Fear of Kobach and 2020 ‘disaster’ drive Pompeo recruitment, say GOP strategists

Fear that Kris Kobach will capture the Republican nomination for U.S. Senate is driving the effort to recruit Secretary of State Mike Pompeo into the race, according to GOP strategists with ties to Kansas.

“No one wants to relive the disaster that was the Kobach campaign,” said David Kensinger, who has managed successful statewide campaigns for Republican Sen. Pat Roberts and former Republican Gov. Sam Brownback.

Kensinger said attempts to entice Pompeo, who is fourth in line to the presidency as the nation’s top diplomat, to run to replace the retiring Roberts can absolutely be traced to concerns about a possible Senate run by Kobach, the party’s 2018 nominee for governor.

Kobach supporters are active. The political action committee set up to support Kobach’s failed bid for governor has been conducting phone polling in recent weeks on his favorability among GOP voters in anticipation of a possible Senate bid.

Kobach, the former Kansas secretary of state, lost by nearly 5 percentage points to Democratic Gov. Laura Kelly last year in one of the nation’s most Republican states. He ended his campaign with a deficit of nearly $30,000 after relying primarily on financial support from his running mate Wink Hartman, a Wichita oil magnate who is also weighing a Senate bid.

GOP strategists have decried the disorganization of Kobach’s campaign for governor and his penchant for courting controversy, but he remains popular with the party’s base and still frequently speaks to President Donald Trump, according to his former campaign manager.

“I think Kris Kobach would be a formidable candidate and emerge the winner of a contested primary,” said J.R. Claeys, the Republican state representative who managed Kobach’s campaign for governor.

Trump’s support helped elevate Kobach over former Gov. Jeff Colyer in one of the closest primary races in U.S. history and would be a huge asset if he ran for Senate against a crowded field.

This could explain why powerful Washington Republicans are urging Pompeo, one of Trump’s most trusted lieutenants, to consider a run.

Republicans only gained two Senate seats in 2018 with a favorable map and in 2020 the party doesn’t want unnecessary headaches in a state that hasn’t sent a Democrat to the Senate since 1932.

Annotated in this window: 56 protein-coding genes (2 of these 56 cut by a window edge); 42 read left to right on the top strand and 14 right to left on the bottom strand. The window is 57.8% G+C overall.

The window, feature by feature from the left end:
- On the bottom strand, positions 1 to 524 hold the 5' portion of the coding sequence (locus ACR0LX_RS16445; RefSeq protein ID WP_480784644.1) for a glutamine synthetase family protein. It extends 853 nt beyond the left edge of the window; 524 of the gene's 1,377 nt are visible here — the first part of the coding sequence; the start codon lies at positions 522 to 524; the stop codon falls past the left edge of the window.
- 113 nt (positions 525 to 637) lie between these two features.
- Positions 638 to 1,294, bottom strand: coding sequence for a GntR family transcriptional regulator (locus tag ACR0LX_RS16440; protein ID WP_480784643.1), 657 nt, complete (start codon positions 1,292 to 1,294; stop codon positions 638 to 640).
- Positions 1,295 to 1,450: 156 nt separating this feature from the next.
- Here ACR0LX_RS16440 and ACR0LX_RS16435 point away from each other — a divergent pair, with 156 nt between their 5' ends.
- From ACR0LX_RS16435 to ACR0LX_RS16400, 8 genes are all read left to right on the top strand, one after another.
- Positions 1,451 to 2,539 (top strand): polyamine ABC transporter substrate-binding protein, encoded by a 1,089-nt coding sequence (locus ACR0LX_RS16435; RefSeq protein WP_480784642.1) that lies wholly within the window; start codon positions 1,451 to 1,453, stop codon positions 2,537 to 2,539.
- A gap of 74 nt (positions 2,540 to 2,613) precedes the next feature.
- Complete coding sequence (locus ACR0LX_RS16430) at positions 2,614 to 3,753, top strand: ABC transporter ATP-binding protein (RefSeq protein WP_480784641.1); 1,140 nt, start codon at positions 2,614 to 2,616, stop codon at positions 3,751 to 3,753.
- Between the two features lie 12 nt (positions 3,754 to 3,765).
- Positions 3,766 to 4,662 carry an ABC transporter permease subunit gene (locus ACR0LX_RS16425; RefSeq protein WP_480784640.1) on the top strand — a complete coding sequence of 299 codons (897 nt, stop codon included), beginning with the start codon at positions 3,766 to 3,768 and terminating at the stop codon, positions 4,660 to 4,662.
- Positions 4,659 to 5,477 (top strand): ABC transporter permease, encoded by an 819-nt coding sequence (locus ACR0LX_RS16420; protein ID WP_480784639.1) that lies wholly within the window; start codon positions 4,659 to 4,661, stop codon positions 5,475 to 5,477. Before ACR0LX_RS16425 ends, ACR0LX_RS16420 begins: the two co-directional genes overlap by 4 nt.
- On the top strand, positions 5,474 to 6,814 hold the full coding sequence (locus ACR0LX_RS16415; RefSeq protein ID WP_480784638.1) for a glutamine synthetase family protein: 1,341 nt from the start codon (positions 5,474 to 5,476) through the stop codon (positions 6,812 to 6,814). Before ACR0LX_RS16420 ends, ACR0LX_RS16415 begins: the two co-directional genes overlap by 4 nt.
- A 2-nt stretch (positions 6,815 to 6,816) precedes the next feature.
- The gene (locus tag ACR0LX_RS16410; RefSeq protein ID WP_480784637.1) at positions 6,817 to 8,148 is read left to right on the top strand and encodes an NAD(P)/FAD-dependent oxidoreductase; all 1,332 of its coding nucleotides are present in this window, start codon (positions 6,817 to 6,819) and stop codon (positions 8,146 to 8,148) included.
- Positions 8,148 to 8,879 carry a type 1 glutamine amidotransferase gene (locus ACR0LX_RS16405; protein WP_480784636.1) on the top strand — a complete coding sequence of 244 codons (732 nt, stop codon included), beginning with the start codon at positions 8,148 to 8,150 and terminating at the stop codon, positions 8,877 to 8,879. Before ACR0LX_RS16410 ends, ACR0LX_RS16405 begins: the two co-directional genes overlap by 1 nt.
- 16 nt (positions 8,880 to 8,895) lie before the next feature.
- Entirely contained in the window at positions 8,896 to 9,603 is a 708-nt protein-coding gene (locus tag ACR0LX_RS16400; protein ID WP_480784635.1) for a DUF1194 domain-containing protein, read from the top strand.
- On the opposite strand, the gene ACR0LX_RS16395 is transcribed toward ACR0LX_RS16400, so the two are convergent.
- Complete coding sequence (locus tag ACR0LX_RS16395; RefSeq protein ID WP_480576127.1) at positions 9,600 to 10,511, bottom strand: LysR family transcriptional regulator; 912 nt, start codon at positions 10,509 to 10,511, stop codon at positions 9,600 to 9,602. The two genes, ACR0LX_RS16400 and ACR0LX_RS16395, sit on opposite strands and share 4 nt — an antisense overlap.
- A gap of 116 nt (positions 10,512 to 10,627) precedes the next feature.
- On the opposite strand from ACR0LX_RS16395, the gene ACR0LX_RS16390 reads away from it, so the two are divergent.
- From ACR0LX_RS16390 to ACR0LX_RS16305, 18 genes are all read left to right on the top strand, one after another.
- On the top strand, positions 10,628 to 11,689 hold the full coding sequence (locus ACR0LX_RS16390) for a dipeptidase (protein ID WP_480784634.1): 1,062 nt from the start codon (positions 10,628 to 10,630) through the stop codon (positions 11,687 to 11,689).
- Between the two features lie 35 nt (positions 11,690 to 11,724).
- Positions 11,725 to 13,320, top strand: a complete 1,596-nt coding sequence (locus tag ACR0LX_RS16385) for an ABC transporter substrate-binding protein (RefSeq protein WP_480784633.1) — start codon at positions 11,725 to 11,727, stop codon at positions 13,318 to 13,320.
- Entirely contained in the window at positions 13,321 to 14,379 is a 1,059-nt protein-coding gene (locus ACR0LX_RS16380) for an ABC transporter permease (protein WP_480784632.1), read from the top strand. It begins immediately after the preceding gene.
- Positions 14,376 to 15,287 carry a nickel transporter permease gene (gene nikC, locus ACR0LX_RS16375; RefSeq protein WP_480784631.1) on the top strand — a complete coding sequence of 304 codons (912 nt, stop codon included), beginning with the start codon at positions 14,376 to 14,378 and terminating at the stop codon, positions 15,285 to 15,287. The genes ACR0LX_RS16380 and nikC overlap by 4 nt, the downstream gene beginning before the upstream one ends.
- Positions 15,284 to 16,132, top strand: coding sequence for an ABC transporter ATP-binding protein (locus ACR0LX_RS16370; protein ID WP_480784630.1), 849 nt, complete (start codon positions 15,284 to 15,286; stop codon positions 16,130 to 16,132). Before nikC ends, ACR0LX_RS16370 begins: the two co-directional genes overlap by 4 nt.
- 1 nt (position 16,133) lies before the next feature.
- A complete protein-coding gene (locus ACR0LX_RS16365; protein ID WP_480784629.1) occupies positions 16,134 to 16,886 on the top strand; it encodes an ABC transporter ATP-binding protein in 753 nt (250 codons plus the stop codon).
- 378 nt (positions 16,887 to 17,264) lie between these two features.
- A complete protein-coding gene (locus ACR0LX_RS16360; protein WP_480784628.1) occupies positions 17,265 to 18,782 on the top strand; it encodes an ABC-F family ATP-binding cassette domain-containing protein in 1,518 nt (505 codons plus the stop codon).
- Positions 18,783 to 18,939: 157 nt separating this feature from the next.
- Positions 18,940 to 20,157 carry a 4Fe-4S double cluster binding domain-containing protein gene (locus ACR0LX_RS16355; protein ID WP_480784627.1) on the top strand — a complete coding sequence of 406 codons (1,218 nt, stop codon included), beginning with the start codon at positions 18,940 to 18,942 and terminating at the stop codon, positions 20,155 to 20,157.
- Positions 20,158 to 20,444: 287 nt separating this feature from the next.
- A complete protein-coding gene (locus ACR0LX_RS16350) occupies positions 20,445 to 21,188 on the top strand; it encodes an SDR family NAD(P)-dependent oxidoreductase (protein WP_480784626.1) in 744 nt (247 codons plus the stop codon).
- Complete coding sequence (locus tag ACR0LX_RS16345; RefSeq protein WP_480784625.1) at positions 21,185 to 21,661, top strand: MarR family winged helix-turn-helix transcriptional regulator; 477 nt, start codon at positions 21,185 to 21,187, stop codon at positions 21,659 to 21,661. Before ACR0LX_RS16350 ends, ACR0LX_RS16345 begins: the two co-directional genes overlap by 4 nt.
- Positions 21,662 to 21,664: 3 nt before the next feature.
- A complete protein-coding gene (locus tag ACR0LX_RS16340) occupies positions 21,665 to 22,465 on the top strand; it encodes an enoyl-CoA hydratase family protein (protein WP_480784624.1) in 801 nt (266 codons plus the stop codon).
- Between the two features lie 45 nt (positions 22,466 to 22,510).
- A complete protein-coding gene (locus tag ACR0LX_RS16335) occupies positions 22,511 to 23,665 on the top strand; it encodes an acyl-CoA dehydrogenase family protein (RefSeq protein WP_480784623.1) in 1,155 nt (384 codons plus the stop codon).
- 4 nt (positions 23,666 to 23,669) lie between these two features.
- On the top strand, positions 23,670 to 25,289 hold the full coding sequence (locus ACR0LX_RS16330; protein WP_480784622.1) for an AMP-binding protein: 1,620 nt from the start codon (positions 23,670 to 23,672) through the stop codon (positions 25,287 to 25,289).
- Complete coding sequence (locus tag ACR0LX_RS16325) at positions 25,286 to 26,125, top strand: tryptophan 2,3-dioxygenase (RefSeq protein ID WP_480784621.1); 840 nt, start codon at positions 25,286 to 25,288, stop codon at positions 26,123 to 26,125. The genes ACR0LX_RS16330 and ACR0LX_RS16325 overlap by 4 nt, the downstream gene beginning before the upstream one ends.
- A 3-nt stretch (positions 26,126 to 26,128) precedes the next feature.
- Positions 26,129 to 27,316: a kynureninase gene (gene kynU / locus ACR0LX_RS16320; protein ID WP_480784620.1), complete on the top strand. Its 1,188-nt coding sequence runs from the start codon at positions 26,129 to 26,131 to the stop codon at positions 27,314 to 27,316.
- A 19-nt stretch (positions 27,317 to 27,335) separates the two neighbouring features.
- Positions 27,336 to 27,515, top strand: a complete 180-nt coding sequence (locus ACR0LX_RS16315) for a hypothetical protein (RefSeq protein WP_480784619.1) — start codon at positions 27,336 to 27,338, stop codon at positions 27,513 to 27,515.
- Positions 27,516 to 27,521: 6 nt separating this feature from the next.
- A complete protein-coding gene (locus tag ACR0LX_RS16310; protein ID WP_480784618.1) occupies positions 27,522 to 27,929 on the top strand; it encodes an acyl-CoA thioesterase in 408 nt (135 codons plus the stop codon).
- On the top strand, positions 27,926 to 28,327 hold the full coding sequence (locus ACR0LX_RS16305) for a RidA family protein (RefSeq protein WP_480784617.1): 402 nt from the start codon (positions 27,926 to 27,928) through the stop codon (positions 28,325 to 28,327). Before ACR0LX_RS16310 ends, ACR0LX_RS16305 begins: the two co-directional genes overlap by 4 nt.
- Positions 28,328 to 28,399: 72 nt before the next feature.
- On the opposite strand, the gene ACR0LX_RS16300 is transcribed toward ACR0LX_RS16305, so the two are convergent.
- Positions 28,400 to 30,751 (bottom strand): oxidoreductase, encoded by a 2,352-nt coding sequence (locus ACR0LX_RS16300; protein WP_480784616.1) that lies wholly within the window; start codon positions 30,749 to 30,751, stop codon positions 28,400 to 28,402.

“Kris Kobach in the general election would be a major problem that Republicans are wisely trying to avoid,” said Scott Paradise, a GOP consultant who works in Kansas and Missouri. “Pompeo would immediately take this race off the board.”

Kobach did not return a phone call Tuesday.

Former Rep. Kevin Yoder, R-Kansas, told reporters in Topeka Tuesday that there may be GOP candidates who “would give Democrats an opening to win the race. We want to avoid that.”

Asked if he was referring specifically to Kobach, Yoder said, “I’m just saying this: A complicated primary could allow certain candidates to emerge that may not be as strong in the general as others.”

Yoder lost his re-election bid to represent Kansas’ 3rd congressional district in the House in November as Democrats performed well across the ballot in the Kansas City suburbs.

Pompeo, who has nearly $1 million in his dormant federal campaign account, won all four of his elections to the U.S. House by double digits before joining Trump’s administration in early 2017 as CIA director and transitioning to secretary of state the following year.

Senate Majority Leader Mitch McConnell has personally encouraged Pompeo to consider the race. Sen. Todd Young, R-Indiana, the chairman of the National Republican Senatorial Committee, spoke glowingly about the prospect of a Pompeo candidacy this week.

“I can say without equivocation and without qualification, I can conceive of no one who I’d rather work with in the United States Senate from the state of Kansas than Mike Pompeo,” Young told nationally syndicated radio host Hugh Hewitt.

Josh Holmes, McConnell’s former chief of staff, disputed the notion that concerns about Kobach’s candidacy played a role in the overtures to Pompeo.

“Support for Sec Pompeo has nothing to do with any other candidates but rather a broad recognition that he’s the best possible Senate candidate,” Holmes said in a text message.

A crowded field of potential GOP candidates has already formed after Roberts’ announced his retirement plans this month, but it’ll be tough for any of these candidates break through as long as there’s a possibility Pompeo might run.

“There’s very few folks that are field-clearing candidates,” Yoder said.

Senior GOP sources said that Pompeo is weighing a run, but is taking time with his decision. The filing deadline is not until June 2020.

It would be a highly unusual move for Pompeo to give up his prestigious cabinet post to run for Senate in a reliably Republican state.

“I cannot imagine President Trump letting go of such a valuable asset, especially with his re-election around the corner,” said Kansas Senate President Susan Wagle, a Wichita Republican weighing her own Senate run.

The Wichita Eagle’s Jonathan Shorman and Lindsay Wise, Lesley Clark and Alex Roarty of the McClatchy Washington Bureau contributed to this report.
Bryan Lowry covers Kansas and Missouri politics as Washington correspondent for The Kansas City Star. He previously served as Kansas statehouse correspondent for The Wichita Eagle and as The Star’s lead political reporter. Lowry contributed to The Star’s investigation into government secrecy that was a finalist for The Pulitzer Prize.
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